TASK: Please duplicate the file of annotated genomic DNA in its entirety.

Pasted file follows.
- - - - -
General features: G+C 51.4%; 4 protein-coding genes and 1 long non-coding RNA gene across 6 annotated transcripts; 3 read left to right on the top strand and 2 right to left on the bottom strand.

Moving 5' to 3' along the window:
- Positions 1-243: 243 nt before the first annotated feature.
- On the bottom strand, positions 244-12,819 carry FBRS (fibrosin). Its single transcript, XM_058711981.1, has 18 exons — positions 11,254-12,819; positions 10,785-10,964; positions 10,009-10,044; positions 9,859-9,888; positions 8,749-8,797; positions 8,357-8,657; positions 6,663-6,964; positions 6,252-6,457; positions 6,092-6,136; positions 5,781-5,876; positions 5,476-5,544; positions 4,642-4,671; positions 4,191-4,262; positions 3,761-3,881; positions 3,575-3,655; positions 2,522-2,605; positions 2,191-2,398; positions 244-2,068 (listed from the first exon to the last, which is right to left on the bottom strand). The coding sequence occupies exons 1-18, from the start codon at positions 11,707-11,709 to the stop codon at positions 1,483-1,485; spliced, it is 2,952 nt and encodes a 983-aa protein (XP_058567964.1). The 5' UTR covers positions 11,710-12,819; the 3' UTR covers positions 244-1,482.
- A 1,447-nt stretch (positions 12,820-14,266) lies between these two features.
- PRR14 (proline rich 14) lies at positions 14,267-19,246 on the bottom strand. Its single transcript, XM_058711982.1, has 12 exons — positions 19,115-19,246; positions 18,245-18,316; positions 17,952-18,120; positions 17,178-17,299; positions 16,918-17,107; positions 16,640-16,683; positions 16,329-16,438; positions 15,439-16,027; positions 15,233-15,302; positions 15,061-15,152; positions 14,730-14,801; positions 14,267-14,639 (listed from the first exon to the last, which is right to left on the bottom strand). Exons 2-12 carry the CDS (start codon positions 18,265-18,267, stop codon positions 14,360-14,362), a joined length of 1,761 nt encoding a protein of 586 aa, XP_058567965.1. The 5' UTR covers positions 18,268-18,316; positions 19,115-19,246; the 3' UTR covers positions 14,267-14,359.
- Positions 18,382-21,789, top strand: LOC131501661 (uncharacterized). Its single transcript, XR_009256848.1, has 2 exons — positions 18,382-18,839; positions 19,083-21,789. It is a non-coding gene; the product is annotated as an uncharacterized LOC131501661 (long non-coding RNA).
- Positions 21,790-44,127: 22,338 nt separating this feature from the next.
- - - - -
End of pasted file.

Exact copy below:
General features: G+C 51.4%; 4 protein-coding genes and 1 long non-coding RNA gene across 6 annotated transcripts; 3 read left to right on the top strand and 2 right to left on the bottom strand.

Moving 5' to 3' along the window:
- Positions 1-243: 243 nt before the first annotated feature.
- On the bottom strand, positions 244-12,819 carry FBRS (fibrosin). Its single transcript, XM_058711981.1, has 18 exons — positions 11,254-12,819; positions 10,785-10,964; positions 10,009-10,044; positions 9,859-9,888; positions 8,749-8,797; positions 8,357-8,657; positions 6,663-6,964; positions 6,252-6,457; positions 6,092-6,136; positions 5,781-5,876; positions 5,476-5,544; positions 4,642-4,671; positions 4,191-4,262; positions 3,761-3,881; positions 3,575-3,655; positions 2,522-2,605; positions 2,191-2,398; positions 244-2,068 (listed from the first exon to the last, which is right to left on the bottom strand). The coding sequence occupies exons 1-18, from the start codon at positions 11,707-11,709 to the stop codon at positions 1,483-1,485; spliced, it is 2,952 nt and encodes a 983-aa protein (XP_058567964.1). The 5' UTR covers positions 11,710-12,819; the 3' UTR covers positions 244-1,482.
- A 1,447-nt stretch (positions 12,820-14,266) lies between these two features.
- PRR14 (proline rich 14) lies at positions 14,267-19,246 on the bottom strand. Its single transcript, XM_058711982.1, has 12 exons — positions 19,115-19,246; positions 18,245-18,316; positions 17,952-18,120; positions 17,178-17,299; positions 16,918-17,107; positions 16,640-16,683; positions 16,329-16,438; positions 15,439-16,027; positions 15,233-15,302; positions 15,061-15,152; positions 14,730-14,801; positions 14,267-14,639 (listed from the first exon to the last, which is right to left on the bottom strand). Exons 2-12 carry the CDS (start codon positions 18,265-18,267, stop codon positions 14,360-14,362), a joined length of 1,761 nt encoding a protein of 586 aa, XP_058567965.1. The 5' UTR covers positions 18,268-18,316; positions 19,115-19,246; the 3' UTR covers positions 14,267-14,359.
- Positions 18,382-21,789, top strand: LOC131501661 (uncharacterized). Its single transcript, XR_009256848.1, has 2 exons — positions 18,382-18,839; positions 19,083-21,789. It is a non-coding gene; the product is annotated as an uncharacterized LOC131501661 (long non-coding RNA).
- Positions 21,790-44,127: 22,338 nt separating this feature from the next.